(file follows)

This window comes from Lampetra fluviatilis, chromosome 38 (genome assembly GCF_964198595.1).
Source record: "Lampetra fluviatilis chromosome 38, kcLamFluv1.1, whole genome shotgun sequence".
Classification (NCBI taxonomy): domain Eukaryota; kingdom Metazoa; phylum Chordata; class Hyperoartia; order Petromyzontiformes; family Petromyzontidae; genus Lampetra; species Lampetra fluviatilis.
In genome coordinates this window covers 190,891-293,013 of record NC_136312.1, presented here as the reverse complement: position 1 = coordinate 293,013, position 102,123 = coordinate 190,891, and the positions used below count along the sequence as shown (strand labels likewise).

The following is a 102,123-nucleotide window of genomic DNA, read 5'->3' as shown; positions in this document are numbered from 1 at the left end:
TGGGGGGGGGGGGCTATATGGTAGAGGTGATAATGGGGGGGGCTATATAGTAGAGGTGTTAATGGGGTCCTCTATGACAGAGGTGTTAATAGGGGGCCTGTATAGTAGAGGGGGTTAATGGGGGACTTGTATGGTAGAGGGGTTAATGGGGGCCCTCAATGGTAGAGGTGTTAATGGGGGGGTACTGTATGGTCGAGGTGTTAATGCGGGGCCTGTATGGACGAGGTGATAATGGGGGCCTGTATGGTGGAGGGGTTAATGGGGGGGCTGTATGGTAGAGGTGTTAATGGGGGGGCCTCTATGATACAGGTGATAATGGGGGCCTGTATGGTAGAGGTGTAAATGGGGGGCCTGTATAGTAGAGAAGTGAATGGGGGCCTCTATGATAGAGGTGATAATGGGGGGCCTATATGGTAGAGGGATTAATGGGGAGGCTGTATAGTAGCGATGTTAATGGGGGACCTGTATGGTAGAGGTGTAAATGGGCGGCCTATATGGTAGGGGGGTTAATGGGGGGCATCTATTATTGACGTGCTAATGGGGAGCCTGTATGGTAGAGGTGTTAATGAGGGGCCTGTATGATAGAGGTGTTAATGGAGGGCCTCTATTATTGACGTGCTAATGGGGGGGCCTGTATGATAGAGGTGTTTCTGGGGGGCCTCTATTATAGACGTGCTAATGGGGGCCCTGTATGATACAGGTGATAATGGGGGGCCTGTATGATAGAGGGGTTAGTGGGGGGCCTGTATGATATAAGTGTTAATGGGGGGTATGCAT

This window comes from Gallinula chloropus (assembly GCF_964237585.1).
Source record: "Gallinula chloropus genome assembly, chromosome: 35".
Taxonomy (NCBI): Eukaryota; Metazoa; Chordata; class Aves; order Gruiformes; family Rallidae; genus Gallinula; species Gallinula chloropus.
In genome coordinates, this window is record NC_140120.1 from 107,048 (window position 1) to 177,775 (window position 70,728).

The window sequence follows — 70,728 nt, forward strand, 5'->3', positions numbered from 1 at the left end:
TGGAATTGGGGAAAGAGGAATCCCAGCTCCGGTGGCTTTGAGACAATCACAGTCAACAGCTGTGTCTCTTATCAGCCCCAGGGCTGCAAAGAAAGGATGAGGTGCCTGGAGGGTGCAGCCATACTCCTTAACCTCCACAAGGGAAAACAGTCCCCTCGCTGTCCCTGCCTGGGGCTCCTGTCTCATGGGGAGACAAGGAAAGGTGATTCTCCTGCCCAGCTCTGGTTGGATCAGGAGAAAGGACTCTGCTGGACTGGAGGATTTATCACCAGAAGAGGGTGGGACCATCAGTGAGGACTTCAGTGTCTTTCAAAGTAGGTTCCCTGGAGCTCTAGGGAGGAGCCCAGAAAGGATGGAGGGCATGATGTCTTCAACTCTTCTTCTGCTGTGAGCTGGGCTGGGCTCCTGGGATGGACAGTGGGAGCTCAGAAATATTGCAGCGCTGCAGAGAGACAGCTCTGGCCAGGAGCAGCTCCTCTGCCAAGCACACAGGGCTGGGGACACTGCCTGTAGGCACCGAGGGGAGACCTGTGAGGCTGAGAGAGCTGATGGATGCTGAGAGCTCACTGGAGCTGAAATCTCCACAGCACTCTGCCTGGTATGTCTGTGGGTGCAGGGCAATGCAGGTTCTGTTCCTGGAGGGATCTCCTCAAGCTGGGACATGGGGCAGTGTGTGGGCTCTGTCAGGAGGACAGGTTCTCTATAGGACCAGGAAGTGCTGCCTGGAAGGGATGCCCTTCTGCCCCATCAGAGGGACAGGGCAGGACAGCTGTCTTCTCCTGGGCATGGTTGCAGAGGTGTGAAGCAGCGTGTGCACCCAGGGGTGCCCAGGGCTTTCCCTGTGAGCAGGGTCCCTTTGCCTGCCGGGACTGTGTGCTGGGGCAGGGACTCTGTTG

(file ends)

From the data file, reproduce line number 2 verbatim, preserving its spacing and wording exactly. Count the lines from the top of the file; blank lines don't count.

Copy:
Source record: "Lampetra fluviatilis chromosome 38, kcLamFluv1.1, whole genome shotgun sequence".